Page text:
Richard Boone Proves to be an All Right Guy
The phone rang one afternoon in the late 50s. It was my aunt, telling us that she had just found out that the Have Gun Will Travel TV Show would be shooting on the Allied Artists studio back lot the next day.
She asked my mom, her sister, if I could skip school just for one day, and would my mom drive me into Hollywood to visit the set? My aunt knew Paladin was one of my favorite TV cowboys. So did my mom.
It was arraigned that I could take the day off and that I could bring along my good friend, Steve Hoyle, who was also a huge fan of the show.
The Western Street on the Allied Artists back lot had originally been a narrow New York Street -- set between the sound stages so interiors could be shot practical -- used in many of the old Monogram/Allied Artists gangster movies; Science Fiction Movies; The Bowery Boys series; and the movie in which I made my acting debut in 1956, Dino, with Sal Mineo. The Allied lot was very small; today it houses L.A.’s PBS facility, KCET.
In the late 50s, the back lot consisted of one, short main street that curved at the end. There were two cross streets, one that backed up against the administration building, and another that went nowhere. If you turned at one of any of these corners, you walked right into a fence, a set storage yard, or out the back gate and onto Sunset Boulevard. In comparison to, say, Paramount’s back lot Western Street, Allied Artists’ paled.
In the late 50s, with all the Westerns being shot for television, and all the different stories that required a new town for every episode, Western Town sets had sprouted up everywhere you looked in Los Angeles.
My mom, Steve Hoyle and I, arrived at the Allied Artists gate on schedule. As I said before, the lot was small. So small, in fact, that the Have Gun Will Travel Company had parked most of their trucks on the little street that ran by outside the studio walls. So small, in fact, that if you looked in from the gate at just the right angle, you could see the company shooting on the Western Street.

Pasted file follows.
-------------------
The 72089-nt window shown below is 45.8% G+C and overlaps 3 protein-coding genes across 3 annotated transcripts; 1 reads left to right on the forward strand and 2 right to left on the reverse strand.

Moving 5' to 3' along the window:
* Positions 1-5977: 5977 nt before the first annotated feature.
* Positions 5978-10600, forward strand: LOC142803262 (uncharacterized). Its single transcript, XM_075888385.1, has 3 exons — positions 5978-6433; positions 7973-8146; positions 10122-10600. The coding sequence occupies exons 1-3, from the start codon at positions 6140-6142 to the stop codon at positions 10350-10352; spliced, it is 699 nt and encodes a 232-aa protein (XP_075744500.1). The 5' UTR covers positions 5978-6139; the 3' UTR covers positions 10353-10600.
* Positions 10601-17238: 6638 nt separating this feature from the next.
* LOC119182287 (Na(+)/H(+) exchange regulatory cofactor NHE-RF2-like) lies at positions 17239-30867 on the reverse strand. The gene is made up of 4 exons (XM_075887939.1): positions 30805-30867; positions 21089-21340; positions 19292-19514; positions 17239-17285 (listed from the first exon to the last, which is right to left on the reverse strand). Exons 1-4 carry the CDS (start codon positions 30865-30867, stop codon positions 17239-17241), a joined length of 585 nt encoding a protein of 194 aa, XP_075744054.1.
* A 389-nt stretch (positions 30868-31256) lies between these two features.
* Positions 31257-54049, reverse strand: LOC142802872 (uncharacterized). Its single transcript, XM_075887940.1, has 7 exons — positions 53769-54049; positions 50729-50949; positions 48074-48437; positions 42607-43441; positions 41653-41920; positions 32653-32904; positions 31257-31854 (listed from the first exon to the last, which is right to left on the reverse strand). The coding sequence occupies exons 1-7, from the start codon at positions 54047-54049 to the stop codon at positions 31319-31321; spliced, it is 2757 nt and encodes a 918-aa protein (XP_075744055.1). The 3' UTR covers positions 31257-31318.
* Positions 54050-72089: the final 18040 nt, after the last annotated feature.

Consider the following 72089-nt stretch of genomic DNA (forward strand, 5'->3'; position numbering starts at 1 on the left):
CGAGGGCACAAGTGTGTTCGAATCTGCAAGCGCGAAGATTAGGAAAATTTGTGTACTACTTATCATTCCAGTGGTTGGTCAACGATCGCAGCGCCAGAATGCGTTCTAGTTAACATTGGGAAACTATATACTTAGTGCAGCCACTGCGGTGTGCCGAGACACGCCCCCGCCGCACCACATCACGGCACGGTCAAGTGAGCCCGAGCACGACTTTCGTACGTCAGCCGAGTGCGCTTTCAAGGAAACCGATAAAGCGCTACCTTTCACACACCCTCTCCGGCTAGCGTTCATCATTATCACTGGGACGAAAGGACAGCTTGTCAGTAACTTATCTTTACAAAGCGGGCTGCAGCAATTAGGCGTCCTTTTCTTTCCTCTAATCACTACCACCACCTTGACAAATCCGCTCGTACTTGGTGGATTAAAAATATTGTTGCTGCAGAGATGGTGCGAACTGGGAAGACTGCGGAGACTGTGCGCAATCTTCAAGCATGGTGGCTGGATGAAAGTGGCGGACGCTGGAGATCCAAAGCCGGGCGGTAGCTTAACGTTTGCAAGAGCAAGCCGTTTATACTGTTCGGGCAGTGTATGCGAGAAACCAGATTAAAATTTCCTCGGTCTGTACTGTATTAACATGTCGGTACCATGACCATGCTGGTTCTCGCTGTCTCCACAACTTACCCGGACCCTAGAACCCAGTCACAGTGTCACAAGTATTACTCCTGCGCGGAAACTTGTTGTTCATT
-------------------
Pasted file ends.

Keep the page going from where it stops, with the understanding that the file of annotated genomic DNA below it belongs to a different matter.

My aunt had told us previously that she would meet us and be our guide for the day, but she never showed. She had left a message with the guard that she was tied up that day and we would be on our own.
We only had to take several steps inside the gate to be at the north end of the Western Street. From there we were able to watch as Richard Boone and the other actors rehearsed and shot several scenes.
The street was really too small to allow the three of us to venture any further without getting in the way of the busy crew. Because of this, my friend Steve and I had been unable to get any autographs by the time they called lunch.
We stood by the gate as everyone paraded past us, on their way to have their noon meal. What we had heard, after lunch was called, was that the company was wrapping up and moving to another location -- leaving Allied Artists for good that day -- so Steve and I had to get Boone’s autograph any way possible.
We figured if we waited at the gate long enough, he’d have to leave by that exit. We were right. Richard Boone was almost the last one out when my friend and I boldly asked him for an autograph as he passed us with a couple of well-dressed men.
Boone happened to be one of those few exceptionally nice stars. He told his friends he would meet them at the car, then turned to Steve Hoyle and myself, giving both of us his autograph. Mom was there with her Brownie Hawkeye and snapped a shot of myself, then Steve, with the gracious Paladin.
Before leaving, he asked us if we would like a Have Gun Will Travel business card. To have one of those small cards in your possession was a Western collector’s delight in those days -- still is today, I bet. We said we’d love to have one and after checking the pockets of the famous dark blue Paladin outfit he was wearing and coming up empty, he said to me (because I was the closest), “Come with me to my dressing room, I’m positive I left one or two in there.”
I trotted along behind him as he strode down the deserted Western Street to his portable dressing room. Once inside, he joked with me as he searched high and low for the cards he thought were there. Finally, he apologized, saying he was sorry but he just couldn’t find one. We walked back to the gate. After apologizing again, he excused himself and got into his waiting car, and was driven off to his lunch.
Years later, when I was doing wardrobe on a CBS Movie of the Week called, Deadly Harvest, Richard Boone was cast in the leading role.
One of the places we costumers used to search the wardrobe stock was in a huge basement located under one of the Studio Center sound stages. In my hunt for a costume for Richard Boone to wear in the MOW we were about to shoot, I came across an obscure hanging line of dusty, blue, Have Gun Will Travel, Paladin shirts, stored by CBS since the 1950s.
For a joke, I pulled one of the old blue shirts, and when I was presenting the clothes I had chosen for Boone’s character to the actor, I showed him the Paladin shirt and said to him as a joke, “Here’s one you might like to wear, Mr. Boone. At least it’ll fit.”
Boone roared with laughter. “I’ll wear that rag any time you want me to,” he said with a grin. “It made me a millionaire. Many times over!”